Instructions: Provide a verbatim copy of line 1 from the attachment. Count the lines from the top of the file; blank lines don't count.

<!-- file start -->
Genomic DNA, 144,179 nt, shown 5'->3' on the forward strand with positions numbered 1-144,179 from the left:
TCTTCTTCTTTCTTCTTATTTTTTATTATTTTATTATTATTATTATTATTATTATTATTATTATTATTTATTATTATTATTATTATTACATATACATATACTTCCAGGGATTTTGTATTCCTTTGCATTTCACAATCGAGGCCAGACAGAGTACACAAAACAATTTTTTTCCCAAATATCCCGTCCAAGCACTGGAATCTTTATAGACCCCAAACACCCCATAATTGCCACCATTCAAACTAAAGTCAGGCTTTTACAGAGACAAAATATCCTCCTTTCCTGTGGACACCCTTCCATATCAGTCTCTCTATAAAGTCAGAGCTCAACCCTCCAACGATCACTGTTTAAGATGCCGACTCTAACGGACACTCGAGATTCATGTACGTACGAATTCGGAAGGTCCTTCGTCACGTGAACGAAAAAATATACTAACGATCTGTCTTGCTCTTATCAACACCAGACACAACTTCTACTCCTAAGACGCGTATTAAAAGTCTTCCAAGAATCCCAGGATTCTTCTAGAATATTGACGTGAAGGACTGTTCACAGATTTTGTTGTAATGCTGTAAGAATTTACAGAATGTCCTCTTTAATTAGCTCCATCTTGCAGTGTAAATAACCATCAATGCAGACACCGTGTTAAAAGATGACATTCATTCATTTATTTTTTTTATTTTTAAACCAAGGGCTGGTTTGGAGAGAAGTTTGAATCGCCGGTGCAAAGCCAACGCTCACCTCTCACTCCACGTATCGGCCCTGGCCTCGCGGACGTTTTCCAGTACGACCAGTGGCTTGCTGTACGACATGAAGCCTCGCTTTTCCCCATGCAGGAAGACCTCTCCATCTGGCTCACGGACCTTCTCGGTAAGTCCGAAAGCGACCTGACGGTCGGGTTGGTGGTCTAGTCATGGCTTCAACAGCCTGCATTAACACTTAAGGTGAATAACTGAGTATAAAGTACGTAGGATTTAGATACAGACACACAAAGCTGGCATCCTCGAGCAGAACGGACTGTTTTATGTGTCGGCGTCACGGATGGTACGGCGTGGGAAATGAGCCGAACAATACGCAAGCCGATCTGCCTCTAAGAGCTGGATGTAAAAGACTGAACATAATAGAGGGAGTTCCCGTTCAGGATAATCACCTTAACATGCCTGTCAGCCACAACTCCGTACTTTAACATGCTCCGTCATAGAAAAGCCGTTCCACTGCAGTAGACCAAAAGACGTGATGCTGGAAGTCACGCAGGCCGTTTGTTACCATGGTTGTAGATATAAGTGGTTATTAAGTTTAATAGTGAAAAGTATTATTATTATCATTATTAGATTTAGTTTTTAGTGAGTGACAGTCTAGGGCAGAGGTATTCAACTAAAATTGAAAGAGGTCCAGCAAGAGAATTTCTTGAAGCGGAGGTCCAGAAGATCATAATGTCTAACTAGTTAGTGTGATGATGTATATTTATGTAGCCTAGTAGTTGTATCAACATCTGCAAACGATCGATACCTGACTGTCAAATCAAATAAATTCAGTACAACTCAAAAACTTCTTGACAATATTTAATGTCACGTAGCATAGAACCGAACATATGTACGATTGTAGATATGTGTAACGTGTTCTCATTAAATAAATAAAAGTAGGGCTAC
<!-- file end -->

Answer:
Genomic DNA, 144,179 nt, shown 5'->3' on the forward strand with positions numbered 1-144,179 from the left: